Riyasat: Serving royalty on the platter

Riyasat: Serving royalty on the platter

After joining Civil Services, we went on a month-long all India trip ( 'Bharat Darshan') covering many states to have a glimpse of the richness of culture and traditions of our country. During this trip, we also got to try many authentic dishes from various royal houses. Many were gracious to host us at their palaces with their secret recipes but no one ever shared the secret ingredients.

If you crave food inspired from royalty in the city of joy, look no further. Located in the South City Mall, Prince Anwar Shah Road, Kolkata, 'Riyasat' specializes in royalty inspired Indian dining.


Gilawat, Rogani Roti (Rs 595), Shabdegh Dal Makhani (Rs 345), Rajwada Lal Mass Mathaniya (Rs 695), Kachchi Haldi Phool (Rs 375), Murg Malai Majithia (Rs 485), Riyasati Ghost Dum Biryani (Rs 625), Makhani Laccha Paratha (Rs 105), Baked Yoghurt (Rs 345)


The food boxes were packed with stickers on cling film wrapped boxes each specifying whether it is vegetarian or non-vegetarian. The packing was superior giving it a feel of executive class flight food packing. Impressive!


I ordered two starters: one from Lucknow, the other from Punjab royal houses.

Inspired from the Nawabi cuisine of Lucknow, the Gilawat, Rogani Roti consisted of grilled spicy finely ground lamb patty on a sweet saffron almond bread. The kebab just melted in the mouth and the almond bread was a beautiful companion to the smooth Gilawat.

A starter speciality from Majithia in Amritsar, Punjab, the Murg Malai Majithia was cream cheese and spices marinated, tandoor roasted boneless chicken which went perfectly well with the fresh coriander chutney. The grilling was perfect - neither raw nor overcooked.

For the main course, I ordered one vegetarian item, one dal and one non-vegetarian dish.

From the Kachchh region of Gujarat, I had the crunchy Kachchi Haldi Phool in which the cauliflower had been cooked with sliced young turmeric, spring onions and pickled ginger and had been finished with sundried pomegranate to give it a zing. Very flavourful!

The Shabdegh Dal Makhani was slow-cooked in spices with dollops of cream and butter and was just out of the world. I learnt that the dal is marinated in spices overnight before being cooked. I can bet the dal leaves many upscale restaurants serving the same at thrice the price much behind.

The restaurant boasts of having taken the recipe of Rajwada Lal Mass Mathaniya from His Highness Shreeji, the King of Mewar itself. It consisted of braised lamb shanks and had a distinct flavour of Mathaniya chillies, yoghurt and cloves. Mathaniya chillies are not spicy but lend a distinct bright red colour, which is why the mutton cooked with it is called Lal Mass.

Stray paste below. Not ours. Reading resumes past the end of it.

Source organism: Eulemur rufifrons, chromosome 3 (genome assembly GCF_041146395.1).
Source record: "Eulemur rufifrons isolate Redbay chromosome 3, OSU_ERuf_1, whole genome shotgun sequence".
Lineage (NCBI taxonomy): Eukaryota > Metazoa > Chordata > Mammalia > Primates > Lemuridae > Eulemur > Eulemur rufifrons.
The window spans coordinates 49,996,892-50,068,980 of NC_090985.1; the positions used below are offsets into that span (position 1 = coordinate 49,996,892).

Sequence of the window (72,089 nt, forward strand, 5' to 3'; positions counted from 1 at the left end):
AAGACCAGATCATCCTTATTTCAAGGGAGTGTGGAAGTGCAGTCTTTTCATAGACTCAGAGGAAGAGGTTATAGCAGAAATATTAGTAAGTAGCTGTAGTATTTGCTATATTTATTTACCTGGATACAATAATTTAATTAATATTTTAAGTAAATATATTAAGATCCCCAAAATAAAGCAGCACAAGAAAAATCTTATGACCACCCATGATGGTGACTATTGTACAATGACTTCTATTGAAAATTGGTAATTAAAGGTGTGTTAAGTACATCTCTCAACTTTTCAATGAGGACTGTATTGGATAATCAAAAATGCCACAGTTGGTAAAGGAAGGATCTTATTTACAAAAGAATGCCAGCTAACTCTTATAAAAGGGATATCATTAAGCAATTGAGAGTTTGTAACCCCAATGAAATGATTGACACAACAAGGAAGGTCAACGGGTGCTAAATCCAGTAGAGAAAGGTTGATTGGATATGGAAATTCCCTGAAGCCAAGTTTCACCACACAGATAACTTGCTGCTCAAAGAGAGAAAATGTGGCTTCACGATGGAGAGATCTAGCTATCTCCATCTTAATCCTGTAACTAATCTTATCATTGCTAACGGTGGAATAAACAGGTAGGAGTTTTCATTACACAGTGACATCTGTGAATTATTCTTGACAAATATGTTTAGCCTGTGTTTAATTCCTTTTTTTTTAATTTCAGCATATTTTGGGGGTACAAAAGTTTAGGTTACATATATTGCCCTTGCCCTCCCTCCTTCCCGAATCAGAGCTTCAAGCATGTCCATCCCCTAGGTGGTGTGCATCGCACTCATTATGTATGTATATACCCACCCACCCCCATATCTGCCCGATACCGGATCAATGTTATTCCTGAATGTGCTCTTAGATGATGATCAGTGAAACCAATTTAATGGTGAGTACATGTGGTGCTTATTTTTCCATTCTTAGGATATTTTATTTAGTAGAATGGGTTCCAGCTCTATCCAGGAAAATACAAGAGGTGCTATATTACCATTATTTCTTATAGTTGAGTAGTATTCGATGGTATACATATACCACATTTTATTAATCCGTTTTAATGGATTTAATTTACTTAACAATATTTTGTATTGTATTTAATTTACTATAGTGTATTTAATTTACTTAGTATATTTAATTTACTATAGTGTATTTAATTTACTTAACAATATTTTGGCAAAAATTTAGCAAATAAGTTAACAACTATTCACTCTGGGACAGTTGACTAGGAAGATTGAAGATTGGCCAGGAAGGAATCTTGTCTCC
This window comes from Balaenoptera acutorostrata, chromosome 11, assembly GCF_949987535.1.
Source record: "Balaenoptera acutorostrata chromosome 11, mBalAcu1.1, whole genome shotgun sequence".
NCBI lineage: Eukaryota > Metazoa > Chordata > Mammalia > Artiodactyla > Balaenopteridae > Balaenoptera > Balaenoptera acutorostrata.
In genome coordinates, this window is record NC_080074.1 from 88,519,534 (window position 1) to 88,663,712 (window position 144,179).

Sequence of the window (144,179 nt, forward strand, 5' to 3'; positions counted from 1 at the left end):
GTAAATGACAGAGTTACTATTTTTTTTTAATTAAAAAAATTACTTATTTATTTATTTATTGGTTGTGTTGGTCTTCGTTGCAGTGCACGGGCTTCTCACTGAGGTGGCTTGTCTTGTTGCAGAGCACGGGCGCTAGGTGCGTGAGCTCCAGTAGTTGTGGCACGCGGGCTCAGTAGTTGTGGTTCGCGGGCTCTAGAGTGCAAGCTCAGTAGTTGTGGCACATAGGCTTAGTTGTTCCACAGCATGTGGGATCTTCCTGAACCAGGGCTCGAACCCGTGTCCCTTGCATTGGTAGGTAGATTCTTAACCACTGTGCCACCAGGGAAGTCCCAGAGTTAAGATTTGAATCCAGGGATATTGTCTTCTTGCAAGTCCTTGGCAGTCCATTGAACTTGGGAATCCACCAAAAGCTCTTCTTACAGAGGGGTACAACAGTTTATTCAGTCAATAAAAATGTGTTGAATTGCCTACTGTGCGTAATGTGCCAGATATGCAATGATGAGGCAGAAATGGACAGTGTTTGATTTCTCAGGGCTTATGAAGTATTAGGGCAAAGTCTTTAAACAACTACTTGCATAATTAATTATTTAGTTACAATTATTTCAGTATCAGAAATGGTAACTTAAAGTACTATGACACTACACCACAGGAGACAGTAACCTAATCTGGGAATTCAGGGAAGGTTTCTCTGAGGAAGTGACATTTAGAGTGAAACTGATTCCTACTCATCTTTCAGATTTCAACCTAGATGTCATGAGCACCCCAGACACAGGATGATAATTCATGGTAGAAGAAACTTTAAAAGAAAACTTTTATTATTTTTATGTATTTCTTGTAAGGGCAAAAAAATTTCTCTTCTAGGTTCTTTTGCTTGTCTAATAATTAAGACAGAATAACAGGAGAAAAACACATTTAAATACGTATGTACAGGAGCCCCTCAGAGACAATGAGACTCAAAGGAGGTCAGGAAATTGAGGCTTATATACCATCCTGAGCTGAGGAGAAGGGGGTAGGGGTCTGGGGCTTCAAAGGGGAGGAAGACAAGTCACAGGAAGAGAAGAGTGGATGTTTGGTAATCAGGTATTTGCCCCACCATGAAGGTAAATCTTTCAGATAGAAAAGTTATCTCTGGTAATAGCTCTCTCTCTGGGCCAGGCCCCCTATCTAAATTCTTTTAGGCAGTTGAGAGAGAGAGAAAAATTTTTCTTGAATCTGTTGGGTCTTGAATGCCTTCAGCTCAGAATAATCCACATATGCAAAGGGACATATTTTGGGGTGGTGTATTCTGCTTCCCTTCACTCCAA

For the sides, I tried one paratha and biryani.

I enjoyed the gravy main course preparations with the butter soaked Makhani Laccha Paratha which had been generously garnished with crushed dried fenugreek leaves.

The Riyasati Ghost Dum Biryani was a pot steamed flavourful basmati rice preparation layered with succulent garam masala infused lamb pieces, rose petals, saffron, cardamom and mace served with Burhani raita. Burhani raita consisted of finely chopped onion and cucumber in hung curd and the tartness of the raita which was more like sour cream cut through the heaviness of the Biryani.

I tried just one desert - Baked Yogurt.

A take on the classic bhapa doi, the baked yoghurt consisted of sweet yoghurt baked on a thin biscuit base served on a bed of blueberry compote and garnished with sliced almonds, pistachios, mango cubes and nankhatai biscuit crust. The presentation was heavenly, but I did not like the combination of mango and blueberry together. It was too sweet and could have been more refined.


The dishes had a unique history to them. Each dish was authentic and had a geographical historical stamp on the flavour profile. The starters and Dal were beautiful.


Well, the team of Anjan Chatterjee has really worked hard on coming up with this marvel - Riyasat. Unlike many mall-based restaurants that are unable to maintain the oomph factor, Riyasat ticks all the boxes. The food is royal, delicious and made the authentic way. For the love of royalty and the food associated with them, you must try it!

(The columnist is a food connoisseur who loves experimenting with culinary delights and a career bureaucrat in the IRS Income Tax)

Next Story
Share it